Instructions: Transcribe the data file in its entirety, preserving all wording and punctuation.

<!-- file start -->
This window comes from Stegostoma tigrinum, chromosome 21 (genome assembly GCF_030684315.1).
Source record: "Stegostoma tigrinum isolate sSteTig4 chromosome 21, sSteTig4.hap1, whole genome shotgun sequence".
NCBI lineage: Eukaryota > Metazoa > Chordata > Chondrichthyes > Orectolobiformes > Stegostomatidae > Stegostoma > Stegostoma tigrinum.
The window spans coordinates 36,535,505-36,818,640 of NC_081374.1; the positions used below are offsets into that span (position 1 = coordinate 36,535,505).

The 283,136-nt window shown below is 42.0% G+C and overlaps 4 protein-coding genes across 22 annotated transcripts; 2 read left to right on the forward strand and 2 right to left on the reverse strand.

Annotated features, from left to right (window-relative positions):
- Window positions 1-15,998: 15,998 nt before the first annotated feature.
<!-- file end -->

This window comes from Stegostoma tigrinum, chromosome 21 (genome assembly GCF_030684315.1).
Source record: "Stegostoma tigrinum isolate sSteTig4 chromosome 21, sSteTig4.hap1, whole genome shotgun sequence".
NCBI lineage: Eukaryota > Metazoa > Chordata > Chondrichthyes > Orectolobiformes > Stegostomatidae > Stegostoma > Stegostoma tigrinum.
The window spans coordinates 36,535,505-36,818,640 of NC_081374.1; the positions used below are offsets into that span (position 1 = coordinate 36,535,505).

The 283,136-nt window shown below is 42.0% G+C and overlaps 4 protein-coding genes across 22 annotated transcripts; 2 read left to right on the forward strand and 2 right to left on the reverse strand.

Annotated features, from left to right (window-relative positions):
- Window positions 1-15,998: 15,998 nt before the first annotated feature.